The Last Night of October by Greg Chapman

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The Last Night of October

by Greg Chapman

(Bad Moon Books, October 2013, 101 pp.)

Reviewed by Lillian Csernica

Gerald Forsyth is an old man with emphysema whose constant companion is his oxygen tank. There is no one else in his life aside from Doreen, the visiting nurse in charge of keeping his oxygen supply steady, his morphine pump refilled, and any other medical needs tended. It’s Halloween. Gerald watches the front door in almost hysterical anticipation of some horror that visits him every year. The first ugly surprise of the night is Kelli, the younger, chirpier R.N. filling in for Doreen, who called in sick. Gerald hates Kelli from the start, and quite soon I did too. Kelli has the bad taste to make Gerald think she has no idea how to refill his morphine syringe. That is cruel, unprofessional, and grounds for a reprimand if not a license suspension. Kelli tries to laugh off Gerald’s outrage by telling him to lighten up because Halloween is all about having fun. Gerald thinks quite the opposite, and for good reason. A lot of tedious and generic dialogue happens before the visitor Gerald dreads finally arrives. The dragging pace, cardboard characters, and deliberate withholding of the visitor’s identity made me quickly tire of reading this.

The visitor is an undead boy dressed up in a Frankenstein costume. Gerald is in a total frenzy of panic that brought me to the edge of my seat. Kelli refuses to take him seriously and opens the door to the monster child, hellbent on giving him some of the candy she’s carrying in her purse. (Another detail that made me wonder about Kelli. R.N.s don’t hand out candy to children they don’t know. Neither do they encourage children to accept candy from strangers. Could Kelli be the real monster here?) Then Kelli makes the classic mistake of inviting the monster child into Gerald’s house. Gerald completely freaks. The monster child starts bleeding and then vomits blood all over Kelli. Nothing gets an R.N.’s attention like blood. She finally gets the idea that this child is not a normal trick-or-treater.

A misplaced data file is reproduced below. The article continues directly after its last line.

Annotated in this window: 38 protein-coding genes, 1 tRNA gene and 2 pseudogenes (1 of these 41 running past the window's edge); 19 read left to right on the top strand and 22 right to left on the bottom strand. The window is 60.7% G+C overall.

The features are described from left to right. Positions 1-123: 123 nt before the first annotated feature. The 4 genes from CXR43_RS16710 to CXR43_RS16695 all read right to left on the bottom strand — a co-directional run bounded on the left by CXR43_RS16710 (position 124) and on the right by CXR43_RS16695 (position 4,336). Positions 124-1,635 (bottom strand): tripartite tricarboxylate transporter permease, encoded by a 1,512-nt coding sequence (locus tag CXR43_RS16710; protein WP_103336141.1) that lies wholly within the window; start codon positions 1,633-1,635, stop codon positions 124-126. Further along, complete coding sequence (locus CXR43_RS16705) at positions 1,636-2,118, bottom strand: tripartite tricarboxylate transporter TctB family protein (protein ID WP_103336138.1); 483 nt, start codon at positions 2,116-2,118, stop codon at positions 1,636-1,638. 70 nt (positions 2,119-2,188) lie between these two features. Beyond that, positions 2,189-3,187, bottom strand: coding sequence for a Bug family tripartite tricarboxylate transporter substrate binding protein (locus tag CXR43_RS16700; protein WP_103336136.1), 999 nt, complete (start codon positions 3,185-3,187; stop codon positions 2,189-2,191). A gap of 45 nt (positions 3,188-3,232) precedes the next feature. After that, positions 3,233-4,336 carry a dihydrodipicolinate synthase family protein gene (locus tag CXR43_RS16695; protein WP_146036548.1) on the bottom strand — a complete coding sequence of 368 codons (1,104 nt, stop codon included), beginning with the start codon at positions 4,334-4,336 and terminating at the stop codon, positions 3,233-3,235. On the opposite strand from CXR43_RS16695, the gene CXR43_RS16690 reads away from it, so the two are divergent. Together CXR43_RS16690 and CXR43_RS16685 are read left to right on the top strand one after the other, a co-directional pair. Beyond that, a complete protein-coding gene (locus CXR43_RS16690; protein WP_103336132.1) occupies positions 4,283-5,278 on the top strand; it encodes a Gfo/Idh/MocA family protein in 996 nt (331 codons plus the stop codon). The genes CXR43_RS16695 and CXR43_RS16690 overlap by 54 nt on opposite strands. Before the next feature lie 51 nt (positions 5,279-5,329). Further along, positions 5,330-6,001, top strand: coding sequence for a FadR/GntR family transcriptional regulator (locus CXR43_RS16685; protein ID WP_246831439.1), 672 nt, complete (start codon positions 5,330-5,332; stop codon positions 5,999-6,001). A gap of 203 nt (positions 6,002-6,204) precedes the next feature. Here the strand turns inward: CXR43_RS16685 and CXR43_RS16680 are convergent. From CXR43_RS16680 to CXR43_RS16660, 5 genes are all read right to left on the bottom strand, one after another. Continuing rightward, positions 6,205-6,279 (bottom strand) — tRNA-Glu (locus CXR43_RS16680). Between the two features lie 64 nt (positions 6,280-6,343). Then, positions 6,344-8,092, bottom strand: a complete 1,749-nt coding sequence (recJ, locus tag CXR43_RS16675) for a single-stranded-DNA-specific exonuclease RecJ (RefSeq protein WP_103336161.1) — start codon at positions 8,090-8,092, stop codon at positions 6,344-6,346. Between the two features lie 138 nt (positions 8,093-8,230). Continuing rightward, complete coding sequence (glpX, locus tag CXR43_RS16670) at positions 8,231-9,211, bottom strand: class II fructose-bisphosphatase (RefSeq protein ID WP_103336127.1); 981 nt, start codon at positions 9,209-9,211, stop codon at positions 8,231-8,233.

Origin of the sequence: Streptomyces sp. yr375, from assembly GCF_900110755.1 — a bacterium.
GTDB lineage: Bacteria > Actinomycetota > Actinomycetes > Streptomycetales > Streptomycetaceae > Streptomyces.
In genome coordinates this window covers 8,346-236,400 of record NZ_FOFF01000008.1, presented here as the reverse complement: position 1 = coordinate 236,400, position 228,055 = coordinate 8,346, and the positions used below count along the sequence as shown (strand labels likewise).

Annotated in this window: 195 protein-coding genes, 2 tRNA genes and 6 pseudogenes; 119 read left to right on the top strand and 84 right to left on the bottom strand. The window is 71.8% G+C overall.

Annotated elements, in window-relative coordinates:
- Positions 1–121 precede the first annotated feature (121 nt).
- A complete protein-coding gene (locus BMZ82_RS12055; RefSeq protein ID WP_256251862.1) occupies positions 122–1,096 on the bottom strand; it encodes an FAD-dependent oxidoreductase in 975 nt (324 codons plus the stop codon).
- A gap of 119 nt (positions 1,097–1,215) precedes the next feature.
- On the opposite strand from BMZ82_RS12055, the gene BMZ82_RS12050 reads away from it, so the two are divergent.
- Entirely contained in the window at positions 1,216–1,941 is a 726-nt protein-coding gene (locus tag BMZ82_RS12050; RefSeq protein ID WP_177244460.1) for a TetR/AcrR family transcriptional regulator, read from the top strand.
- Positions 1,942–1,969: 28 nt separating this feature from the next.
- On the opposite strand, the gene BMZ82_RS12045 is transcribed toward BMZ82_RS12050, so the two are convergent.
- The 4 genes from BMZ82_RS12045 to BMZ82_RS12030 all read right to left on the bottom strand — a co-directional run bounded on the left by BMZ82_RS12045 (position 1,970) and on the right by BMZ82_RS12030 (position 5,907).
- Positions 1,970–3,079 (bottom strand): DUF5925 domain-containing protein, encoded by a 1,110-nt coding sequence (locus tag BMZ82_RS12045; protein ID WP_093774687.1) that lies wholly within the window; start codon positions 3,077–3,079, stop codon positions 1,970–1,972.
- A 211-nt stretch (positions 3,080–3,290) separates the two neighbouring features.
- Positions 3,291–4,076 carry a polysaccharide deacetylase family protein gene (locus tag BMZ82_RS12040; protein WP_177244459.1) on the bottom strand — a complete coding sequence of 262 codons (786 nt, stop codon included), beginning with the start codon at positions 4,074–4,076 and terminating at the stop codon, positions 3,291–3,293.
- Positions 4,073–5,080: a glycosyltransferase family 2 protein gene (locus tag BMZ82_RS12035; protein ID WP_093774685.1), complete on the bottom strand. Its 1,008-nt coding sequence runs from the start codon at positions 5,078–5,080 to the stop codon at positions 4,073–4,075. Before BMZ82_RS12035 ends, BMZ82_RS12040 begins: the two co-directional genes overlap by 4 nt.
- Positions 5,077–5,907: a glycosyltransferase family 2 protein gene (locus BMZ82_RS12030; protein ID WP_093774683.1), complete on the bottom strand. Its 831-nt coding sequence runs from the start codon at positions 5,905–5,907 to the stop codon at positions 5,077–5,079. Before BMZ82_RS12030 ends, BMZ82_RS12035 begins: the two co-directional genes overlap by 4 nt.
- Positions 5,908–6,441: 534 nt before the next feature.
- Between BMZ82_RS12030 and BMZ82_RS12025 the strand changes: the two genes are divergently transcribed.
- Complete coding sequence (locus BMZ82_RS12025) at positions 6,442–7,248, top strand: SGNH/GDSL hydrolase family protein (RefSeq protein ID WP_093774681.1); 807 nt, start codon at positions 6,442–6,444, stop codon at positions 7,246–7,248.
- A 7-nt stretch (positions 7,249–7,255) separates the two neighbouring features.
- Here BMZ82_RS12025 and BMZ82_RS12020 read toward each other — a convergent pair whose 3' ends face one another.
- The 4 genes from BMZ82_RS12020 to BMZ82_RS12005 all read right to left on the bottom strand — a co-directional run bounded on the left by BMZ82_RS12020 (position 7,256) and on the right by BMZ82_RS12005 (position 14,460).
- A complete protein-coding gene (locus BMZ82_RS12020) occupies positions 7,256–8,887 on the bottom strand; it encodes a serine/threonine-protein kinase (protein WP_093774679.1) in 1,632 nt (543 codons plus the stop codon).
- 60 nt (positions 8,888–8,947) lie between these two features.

The chapters of the novella alternate viewpoints between Gerald and Kelli. It takes a very long time to get to the point of the story, which is the reason for the monster child’s annual visits. The random factor this year is the presence of Kelli, for whom Gerald feels no real loyalty or compassion. What happens to Kelli would make sense if the narrative didn’t take a sudden left turn into what might be a dream sequence or an alternate universe or something worse. That’s not clear, and it spoils the dramatic escalation to the climax of the story. The one quality horror element in this novella is the true villain. The who, what, and where of that person makes for some vivid, creepy reading. Too bad it’s embedded so deep in the plotline that many readers may well give up before they reach that point. Picture a cameo by Vincent Price about two-thirds of the way through The Howling XXIII and you get the idea.